Caching and streaming on-demand content
Applies To: Windows Server 2008, Windows Server 2008 R2
The WMS Cache Proxy plug-in in Windows Media Services 2008 allows the server (the cache/proxy server) to cache on-demand content from another Windows Media server (the origin server). When a client requests on-demand content, the plug-in verifies that the content is cached locally and is current. To do this, it checks the cache expiration property of the content. If the content is set to expire at a time that has already passed, the plug-in requests that the cache/proxy server open a connection to the origin server and verifies that the content in the cache matches the content on the origin server. A cache hit occurs if the content matches; a cache miss occurs if the content does not match. If the origin server is unavailable or cannot provide the requested content, the cache/proxy server returns an error message to the client stating that the content cannot be found.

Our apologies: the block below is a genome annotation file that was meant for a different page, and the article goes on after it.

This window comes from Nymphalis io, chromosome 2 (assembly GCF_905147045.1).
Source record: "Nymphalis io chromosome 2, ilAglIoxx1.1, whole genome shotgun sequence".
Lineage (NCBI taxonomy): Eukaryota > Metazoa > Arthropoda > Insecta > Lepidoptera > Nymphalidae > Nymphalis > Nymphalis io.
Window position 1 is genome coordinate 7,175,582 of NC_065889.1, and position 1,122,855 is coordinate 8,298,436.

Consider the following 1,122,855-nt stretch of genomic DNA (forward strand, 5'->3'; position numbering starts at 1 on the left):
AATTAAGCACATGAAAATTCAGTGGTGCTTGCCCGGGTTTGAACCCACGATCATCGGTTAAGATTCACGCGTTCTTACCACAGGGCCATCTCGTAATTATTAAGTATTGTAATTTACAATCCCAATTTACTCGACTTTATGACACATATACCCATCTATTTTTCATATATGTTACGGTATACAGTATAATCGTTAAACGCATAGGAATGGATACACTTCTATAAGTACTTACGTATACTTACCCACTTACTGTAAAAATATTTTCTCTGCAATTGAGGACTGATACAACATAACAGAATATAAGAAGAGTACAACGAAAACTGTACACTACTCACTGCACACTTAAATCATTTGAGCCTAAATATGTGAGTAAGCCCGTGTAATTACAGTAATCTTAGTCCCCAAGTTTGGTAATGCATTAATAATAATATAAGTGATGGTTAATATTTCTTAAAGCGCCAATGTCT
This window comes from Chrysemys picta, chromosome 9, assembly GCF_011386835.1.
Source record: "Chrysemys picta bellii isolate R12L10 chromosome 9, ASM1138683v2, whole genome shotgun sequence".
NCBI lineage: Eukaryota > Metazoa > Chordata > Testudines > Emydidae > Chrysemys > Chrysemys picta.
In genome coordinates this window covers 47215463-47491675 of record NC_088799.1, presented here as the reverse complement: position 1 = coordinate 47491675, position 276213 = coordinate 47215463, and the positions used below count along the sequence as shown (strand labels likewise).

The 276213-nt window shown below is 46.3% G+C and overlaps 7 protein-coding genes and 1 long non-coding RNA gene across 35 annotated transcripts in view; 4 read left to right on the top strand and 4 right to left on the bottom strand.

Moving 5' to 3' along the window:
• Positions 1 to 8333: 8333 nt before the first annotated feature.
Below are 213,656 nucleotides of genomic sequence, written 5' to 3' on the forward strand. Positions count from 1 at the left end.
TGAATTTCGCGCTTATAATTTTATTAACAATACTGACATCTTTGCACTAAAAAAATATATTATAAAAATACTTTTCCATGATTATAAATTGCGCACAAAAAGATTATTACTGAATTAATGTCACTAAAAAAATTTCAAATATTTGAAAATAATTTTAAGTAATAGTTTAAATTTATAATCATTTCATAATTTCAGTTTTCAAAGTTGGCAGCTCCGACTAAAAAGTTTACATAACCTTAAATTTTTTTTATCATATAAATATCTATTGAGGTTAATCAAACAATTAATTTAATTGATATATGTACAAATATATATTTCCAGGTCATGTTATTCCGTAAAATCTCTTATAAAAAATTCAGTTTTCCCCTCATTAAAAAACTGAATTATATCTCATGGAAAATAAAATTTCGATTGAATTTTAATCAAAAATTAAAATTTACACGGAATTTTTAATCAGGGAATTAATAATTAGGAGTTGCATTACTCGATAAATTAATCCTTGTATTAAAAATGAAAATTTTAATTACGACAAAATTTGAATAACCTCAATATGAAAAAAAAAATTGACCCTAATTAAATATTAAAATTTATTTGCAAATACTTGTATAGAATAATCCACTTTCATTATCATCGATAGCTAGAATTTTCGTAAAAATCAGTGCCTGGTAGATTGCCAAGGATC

If a cache hit occurs, the plug-in requests that the cache/proxy server stream the content from its cache to the client.
If a cache miss occurs, the content is purged from the cache, and the cache/proxy server downloads updated content from the origin server. The cache/proxy server then initiates another connection to the origin server to act as a proxy server to deliver the content to the client.
If a cache miss occurs when the cache/proxy server tries to stream multiple-bit-rate (MBR) content, the cache/proxy server will try to download all of the different bit rate streams from the origin server simultaneously. If you have set a bandwidth limit for outgoing distribution streams on the origin server or a limit on the incoming bandwidth for the cache/proxy server, the aggregate bandwidth of the multiple-bit-rate stream may exceed these limits. If so, the cache/proxy server cannot download the content to its cache and will only stream the content at the bandwidth requested by the client.
If content was moved to a different location on the origin server, the cache/proxy plug-in can transfer client requests to the new location. For example, if the cache/proxy plug-in receives an HTTP code 301 or 302 when checking whether content is current, the plug-in updates its internal database to recognize requests for the new location.